By Sinisa Lazarek (not verified) on 16 Jan 2013 #permalink

"Wow, there is nothing there. It’s just a miss-alignment of RGB channels. "

That's what's happening on ALL of the stars, SL.

However, one of those stars has a very different issue going on IN ADDITION to that affecting the others.

look at the second to last pic.

All the brighter stars have the diffraction spokes from the secondary support.

They also all have (no matter if blue or red) a greener spoke top-left to bottom-right and a redder spoke perpendicular.

The top right of each brighter star has several (I'd call six) much smaller spokes to the top-right side of the stars, no matter if it is red or blue, though in the case of the blue, it's a much more purple colour and less visible.

Those will be artifacts.

Look at the second to last picture and the blobbing star in the bottom right.

Spokes like the others. Colour cast on the axes like the others.

And an extra feature.

Note that if it is a mass ejection, it would be cooler and less optically thick, therefore more chromatically distinct. Looking at the R channel and the B channel separately won't help distinguish a colour aberration from a planetary nebula forming. Look at the ring nebula and separate out the channels there into R and B.

Aye, this is very much a visual explanation.

If I'm not mistaken, however, your image are separating out the beyerised RGB map and not actually reading the R, G and B channels.

Since the beyer mask puts some of the R and G pixel into the B, some of the B and R pixel into the G and some of the B and G pixel into the R, you're not getting the R, G and B pattern.

So that aside, I can see what you're talking about now. Rubbish about the differing paths of the RG and B channels was completely a red herring (no pun intended).

The assertion is that the shape is the reflection of the BLUE star top left on top of an inconveniently placed red star?

Or that the ring is an artifact of something not on-chip but exacerbated by appearing very close to two bright stars?

NOTE: off-centre planetary rings aren't unusual. Fairly common in fact, though that would be easily debatable since planetary nebulae are pretty rare to spot, being temporary objects in a stellar lifecycle.

I'm not saying it's the reflection of the blue star. I don't know enough to state that. What I am saying is that both blue and red star have THE SAME artifact. Only in the blue star it's mostly visible in blue channel.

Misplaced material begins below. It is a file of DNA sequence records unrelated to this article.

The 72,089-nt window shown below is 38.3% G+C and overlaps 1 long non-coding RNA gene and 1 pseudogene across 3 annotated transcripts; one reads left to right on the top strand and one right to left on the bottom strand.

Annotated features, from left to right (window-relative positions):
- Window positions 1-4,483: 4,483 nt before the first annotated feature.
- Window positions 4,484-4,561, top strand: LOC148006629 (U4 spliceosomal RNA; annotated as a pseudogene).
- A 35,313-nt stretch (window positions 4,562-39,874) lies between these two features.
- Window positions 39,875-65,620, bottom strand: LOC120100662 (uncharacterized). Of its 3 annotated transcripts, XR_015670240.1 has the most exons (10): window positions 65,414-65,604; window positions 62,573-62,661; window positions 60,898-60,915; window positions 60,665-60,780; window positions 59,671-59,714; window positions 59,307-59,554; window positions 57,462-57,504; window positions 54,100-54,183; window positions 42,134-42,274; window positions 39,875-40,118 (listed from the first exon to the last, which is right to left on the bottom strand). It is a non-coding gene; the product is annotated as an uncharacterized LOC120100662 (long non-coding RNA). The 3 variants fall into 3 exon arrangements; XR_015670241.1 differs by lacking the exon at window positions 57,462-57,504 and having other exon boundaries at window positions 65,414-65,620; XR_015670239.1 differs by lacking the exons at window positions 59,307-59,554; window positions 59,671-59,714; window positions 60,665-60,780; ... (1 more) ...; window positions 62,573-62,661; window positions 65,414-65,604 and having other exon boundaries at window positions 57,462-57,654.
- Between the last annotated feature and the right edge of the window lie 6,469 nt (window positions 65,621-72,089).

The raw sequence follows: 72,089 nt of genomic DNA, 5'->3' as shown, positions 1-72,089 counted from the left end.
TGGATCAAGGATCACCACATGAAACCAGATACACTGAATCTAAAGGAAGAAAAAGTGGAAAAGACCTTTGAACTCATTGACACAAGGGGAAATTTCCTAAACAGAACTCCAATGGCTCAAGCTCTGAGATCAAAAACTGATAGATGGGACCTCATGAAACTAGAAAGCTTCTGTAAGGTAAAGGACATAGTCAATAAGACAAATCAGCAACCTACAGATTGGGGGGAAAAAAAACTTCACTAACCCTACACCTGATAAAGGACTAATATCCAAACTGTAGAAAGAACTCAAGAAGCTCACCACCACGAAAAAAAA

The rings are definately artifacts, but weather of optics or chip, I don't know. Altough mr Richmond gave a pretty clear explanation of that part. And if he indeed worked on the project, what more is there to say.

I, for one, am convinced it's just a regular star and what we see is ghost/artifact.

By Sinisa Lazarek (not verified) on 17 Jan 2013 #permalink

Note: not using the B channel on a colour CCD is one method I use with my dad's F5 Achromat to remove the blue fringe. It works much less well on the RGB image from a webcam where you can't get RAW data access.

"The rings are definately artifacts, but weather of optics or chip, I don’t know."

If they are all artifacts, they'll need to be off-chip.

The analysis you did isn't careful enough to know this, but it appears that the rings are out-of-focus images from the objective and would HAVE to be reflected at least once to the blue star and back for a second go back at the red star.

It can only be proven by using another imager in the region operating at similar exposure/gain.

But at least I can now see what people are talking about.

By the way, professor Richmond, thank you very much for the link to SDSS camera technical page. It was very informative read. Must be great to be part of a team that builds and uses such instruments! :) My respects.

By Sinisa Lazarek (not verified) on 17 Jan 2013 #permalink

Mr. Richmond's explanation of internal reflections in the filters seems perfectly adequate to me. Different paths makes perfect sense, as it's not a Bayer filter, it's rows of chips with each row having a separate filter covering the chip. The (non-htmlified) link he posted shows it clearly.

There are several problems with that, CB. They may be explicable, but they haven't been. Under the explanation given:

The blue star would have triple ghosting for each colour as the red star did.

The offset would be very much more similar for the blue star as the red star.

The other stars would be showing at least some similar ghosting, according to the length of the diffraction spikes on those stars. Their length gives you a good idea of how bright the star is.